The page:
Protections available to majority and minority business owners can vary greatly, depending if your business is a corporation or an LLC. It’s crucial to understand these differences when you are starting a business, so you can plan properly and minimize potential problems down the road.
The differences between corporations and LLCs are shown starkly in a March 9, 2016, decision of the North Carolina Business Court. Four members of an LLC, holding 60% of the membership interests, terminated a 40% member as manager and tried, unsuccessfully, to force a sale of the business. The sale required a supermajority approval of 75%, and the forty percent holder objected. The majority owners issued a $100,000 capital call, and when the 40% member did not meet that capital call, the majority sued him. The 40% member counterclaimed, alleging that the majority owners owed him fiduciary duties which they violated by using a capital call to force him out.
If the same facts happened in a corporation, the minority owner would have had a good case. North Carolina courts have ruled that “a fiduciary duty could arise where multiple minority shareholders in a corporation acted in concert to control the corporation.” But, as we have previously written in this newsletter, corporations are creatures of statute, and LLC’s are creatures of agreement. The LLC statute says that “[i]t is the policy of this Chapter to give the maximum effect to the principle of freedom of contract and the enforceability of operating agreements.” N.C. Gen.. Stat. § 57D-10-01(c).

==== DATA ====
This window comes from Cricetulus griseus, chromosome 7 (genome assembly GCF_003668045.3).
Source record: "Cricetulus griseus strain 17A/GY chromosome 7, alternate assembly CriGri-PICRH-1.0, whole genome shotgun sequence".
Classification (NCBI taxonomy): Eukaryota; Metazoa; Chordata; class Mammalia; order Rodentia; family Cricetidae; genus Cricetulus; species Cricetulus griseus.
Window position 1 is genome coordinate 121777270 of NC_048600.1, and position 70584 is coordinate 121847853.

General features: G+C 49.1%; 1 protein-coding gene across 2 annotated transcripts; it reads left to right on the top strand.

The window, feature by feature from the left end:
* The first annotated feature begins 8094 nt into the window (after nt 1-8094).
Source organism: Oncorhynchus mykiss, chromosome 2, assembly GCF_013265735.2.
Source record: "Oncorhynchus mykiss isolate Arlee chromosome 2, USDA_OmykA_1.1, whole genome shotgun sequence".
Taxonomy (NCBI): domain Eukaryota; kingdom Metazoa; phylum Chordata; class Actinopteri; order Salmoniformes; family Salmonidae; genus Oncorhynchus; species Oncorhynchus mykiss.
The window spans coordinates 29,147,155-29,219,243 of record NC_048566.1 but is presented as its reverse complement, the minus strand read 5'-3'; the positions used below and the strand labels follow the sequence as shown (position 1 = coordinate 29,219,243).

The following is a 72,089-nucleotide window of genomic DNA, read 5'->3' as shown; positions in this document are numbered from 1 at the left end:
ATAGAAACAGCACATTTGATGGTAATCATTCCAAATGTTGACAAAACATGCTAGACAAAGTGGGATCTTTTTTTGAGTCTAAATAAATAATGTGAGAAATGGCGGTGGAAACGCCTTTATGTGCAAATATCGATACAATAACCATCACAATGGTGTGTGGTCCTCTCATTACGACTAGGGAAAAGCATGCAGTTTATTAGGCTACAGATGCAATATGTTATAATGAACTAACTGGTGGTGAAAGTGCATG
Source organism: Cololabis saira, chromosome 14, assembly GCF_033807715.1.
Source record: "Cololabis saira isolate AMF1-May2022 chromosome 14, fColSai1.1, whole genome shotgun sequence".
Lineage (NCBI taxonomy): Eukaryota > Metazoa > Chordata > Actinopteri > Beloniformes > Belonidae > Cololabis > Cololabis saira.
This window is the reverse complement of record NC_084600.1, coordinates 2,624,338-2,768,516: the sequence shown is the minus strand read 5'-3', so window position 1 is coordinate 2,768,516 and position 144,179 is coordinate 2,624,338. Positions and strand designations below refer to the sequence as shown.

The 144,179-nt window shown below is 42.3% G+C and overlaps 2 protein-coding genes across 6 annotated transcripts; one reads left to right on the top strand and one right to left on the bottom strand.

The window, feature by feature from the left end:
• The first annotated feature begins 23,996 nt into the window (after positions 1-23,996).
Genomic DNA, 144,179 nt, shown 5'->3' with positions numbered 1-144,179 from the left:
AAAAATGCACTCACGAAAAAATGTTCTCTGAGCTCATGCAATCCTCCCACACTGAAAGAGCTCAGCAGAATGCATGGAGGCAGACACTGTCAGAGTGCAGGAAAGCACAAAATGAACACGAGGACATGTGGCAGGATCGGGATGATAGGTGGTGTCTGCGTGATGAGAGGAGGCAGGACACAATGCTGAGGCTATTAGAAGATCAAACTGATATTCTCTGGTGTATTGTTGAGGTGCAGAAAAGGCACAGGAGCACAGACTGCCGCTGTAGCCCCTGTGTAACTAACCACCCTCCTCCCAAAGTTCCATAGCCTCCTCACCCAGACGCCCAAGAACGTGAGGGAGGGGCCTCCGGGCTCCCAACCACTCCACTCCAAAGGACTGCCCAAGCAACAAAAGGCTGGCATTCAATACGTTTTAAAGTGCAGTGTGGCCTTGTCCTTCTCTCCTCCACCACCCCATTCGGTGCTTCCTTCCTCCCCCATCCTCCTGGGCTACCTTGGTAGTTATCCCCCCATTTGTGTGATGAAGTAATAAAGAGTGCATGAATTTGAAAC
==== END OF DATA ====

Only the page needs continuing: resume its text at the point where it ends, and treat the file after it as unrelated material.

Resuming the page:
The Business Court ruled that the requirement for a supermajority vote for designated actions adequately protected the 40% owner, who therefore did not have a claim for breach of fiduciary duty. Therefore, there was nothing to prevent the 60% majority from using a capital call to dilute the 40% owner.
What is the lesson? If you are investing in an LLC as a minority owner, your only protections are in the Operating Agreement. Make sure it is done correctly. If you want the ability to veto certain decisions as a minority owner, that must be spelled out in the Operating Agreement. Conversely, if you are starting a business that will have minority owners, the LLC is an attractive vehicle, because unless the Operating Agreement itself restricts what you can do as a majority owner, the courts are less likely to exercise judicial oversight.
View the Business Court’s decision here:
Fiske v. Kieffer, 2016 NCBC 22 (Mecklenburg County Superior Court 2016)